The Conflicted Consumer

The following is an excerpt from Robert Reich’s new book Supercapitalism: The Transformation of Business, Democracy, and Everyday Life.

Of Two Minds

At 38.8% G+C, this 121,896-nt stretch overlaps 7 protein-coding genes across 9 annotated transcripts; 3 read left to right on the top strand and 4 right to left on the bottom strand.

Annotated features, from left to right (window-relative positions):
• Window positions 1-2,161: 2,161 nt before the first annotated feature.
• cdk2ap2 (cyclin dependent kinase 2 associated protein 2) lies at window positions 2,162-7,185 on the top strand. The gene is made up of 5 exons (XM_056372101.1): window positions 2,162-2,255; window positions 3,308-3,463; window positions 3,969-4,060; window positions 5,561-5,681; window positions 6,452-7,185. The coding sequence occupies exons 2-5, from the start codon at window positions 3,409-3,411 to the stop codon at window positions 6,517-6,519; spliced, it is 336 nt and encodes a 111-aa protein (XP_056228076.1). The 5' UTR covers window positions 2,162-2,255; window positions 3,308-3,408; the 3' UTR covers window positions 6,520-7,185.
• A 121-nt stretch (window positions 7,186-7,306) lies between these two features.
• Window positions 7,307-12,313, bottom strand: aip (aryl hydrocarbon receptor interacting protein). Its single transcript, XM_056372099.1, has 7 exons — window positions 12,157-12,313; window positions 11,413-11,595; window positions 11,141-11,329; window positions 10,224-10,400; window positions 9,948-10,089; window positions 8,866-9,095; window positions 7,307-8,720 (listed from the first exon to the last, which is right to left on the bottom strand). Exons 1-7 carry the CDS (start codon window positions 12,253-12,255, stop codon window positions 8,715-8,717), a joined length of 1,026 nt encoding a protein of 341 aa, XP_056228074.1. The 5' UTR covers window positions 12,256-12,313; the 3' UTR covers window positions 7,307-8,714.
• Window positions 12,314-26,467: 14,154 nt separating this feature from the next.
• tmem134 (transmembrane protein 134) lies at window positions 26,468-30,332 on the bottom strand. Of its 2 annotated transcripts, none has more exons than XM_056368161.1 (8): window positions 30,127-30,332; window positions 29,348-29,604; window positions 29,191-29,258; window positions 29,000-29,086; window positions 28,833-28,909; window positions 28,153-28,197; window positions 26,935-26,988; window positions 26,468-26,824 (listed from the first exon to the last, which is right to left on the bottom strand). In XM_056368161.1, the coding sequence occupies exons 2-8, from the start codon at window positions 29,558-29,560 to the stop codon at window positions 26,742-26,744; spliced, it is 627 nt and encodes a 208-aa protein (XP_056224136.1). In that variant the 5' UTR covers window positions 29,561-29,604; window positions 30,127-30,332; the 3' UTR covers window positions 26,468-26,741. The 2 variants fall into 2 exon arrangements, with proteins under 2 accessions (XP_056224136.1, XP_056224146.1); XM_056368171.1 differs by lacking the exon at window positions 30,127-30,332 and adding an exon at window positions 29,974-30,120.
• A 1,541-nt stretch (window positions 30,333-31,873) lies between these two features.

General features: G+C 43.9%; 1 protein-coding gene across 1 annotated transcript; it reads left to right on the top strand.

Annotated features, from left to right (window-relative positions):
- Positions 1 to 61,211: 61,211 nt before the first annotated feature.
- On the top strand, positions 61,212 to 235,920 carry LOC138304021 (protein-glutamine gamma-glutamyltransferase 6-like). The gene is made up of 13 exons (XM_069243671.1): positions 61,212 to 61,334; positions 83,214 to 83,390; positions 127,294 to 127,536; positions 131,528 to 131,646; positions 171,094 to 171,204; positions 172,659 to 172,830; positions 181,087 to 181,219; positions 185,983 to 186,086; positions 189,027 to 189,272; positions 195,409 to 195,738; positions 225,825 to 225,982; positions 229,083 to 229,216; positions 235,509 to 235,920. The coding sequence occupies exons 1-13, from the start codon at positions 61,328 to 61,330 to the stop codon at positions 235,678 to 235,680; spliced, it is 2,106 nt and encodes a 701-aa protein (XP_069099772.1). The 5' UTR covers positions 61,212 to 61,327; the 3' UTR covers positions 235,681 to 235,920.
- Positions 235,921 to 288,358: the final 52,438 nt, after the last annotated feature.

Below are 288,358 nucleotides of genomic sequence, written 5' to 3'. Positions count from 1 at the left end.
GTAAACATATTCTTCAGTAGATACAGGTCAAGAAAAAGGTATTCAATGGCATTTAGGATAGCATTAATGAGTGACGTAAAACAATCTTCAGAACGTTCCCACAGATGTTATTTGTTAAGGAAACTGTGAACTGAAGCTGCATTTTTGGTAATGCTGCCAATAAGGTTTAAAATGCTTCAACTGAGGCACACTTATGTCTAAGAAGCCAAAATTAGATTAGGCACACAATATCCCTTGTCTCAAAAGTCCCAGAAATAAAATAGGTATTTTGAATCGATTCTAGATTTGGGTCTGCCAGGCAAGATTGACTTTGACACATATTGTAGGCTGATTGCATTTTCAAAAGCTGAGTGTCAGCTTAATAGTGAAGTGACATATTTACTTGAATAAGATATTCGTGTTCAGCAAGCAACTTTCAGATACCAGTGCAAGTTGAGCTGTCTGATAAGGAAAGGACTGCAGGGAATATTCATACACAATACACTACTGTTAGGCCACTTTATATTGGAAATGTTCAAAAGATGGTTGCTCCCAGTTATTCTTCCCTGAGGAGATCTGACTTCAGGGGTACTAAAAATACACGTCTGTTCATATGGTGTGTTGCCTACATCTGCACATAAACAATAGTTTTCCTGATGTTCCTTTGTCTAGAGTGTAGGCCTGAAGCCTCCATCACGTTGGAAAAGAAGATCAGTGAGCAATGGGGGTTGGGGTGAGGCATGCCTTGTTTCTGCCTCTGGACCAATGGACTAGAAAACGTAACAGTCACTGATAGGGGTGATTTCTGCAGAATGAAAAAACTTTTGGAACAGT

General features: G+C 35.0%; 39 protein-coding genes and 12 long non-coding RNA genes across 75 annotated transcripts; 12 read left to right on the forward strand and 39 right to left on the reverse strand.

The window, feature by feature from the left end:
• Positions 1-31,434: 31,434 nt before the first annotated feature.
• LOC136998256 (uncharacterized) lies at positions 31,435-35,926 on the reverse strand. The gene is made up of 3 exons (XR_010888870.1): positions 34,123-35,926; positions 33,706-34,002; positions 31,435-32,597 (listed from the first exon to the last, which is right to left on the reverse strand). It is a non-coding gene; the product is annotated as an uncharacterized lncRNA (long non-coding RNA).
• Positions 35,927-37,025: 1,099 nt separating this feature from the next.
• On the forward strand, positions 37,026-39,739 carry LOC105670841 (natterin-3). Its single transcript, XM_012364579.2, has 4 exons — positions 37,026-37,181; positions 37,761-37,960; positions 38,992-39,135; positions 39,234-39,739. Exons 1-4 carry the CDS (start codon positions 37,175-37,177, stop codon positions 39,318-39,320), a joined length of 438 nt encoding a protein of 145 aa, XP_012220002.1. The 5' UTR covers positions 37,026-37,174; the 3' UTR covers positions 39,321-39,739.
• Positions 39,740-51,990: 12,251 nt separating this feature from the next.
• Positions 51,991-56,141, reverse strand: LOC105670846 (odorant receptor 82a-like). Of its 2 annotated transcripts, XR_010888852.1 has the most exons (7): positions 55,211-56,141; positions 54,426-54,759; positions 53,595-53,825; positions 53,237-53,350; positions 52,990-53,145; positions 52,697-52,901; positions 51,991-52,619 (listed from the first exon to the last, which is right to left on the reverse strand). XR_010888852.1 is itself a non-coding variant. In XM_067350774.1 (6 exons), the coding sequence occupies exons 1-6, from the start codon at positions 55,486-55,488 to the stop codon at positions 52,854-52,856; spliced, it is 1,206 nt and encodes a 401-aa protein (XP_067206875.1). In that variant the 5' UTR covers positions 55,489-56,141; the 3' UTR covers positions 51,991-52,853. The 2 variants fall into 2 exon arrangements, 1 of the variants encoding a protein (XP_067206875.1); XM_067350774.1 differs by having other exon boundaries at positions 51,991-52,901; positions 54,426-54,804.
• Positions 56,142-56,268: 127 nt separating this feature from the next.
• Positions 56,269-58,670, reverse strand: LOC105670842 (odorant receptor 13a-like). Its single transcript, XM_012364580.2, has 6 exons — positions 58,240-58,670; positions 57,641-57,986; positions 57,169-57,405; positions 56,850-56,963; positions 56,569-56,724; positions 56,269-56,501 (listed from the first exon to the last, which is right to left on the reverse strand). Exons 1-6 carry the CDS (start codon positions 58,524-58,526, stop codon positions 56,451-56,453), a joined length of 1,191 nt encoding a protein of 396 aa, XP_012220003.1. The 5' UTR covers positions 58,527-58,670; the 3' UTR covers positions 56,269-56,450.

In recent years, the cheerleaders of American capitalism — denizens of Wall Street, lobbyists on Washington’s K Street, the inhabitants of top executive suites and New York penthouses, most Republicans, many economists, editorial writers for the Wall Street Journal, free-marketeers around the world — have had difficulty containing their enthusiasm about the economy. America’s gross national product has virtually tripled since the 1970s! The Dow Jones Industrial Average has risen from 1,000 to over 13,000 today! Behold the wondrous innovations and inventions, and the plethora of new products and services! The cheerleaders disdain what they consider to be constraints on further capitalist exuberance — taxes and regulations, labor unions, “Old Europe’s” inefficiencies, anything that retards consumer well-being and investor gain.

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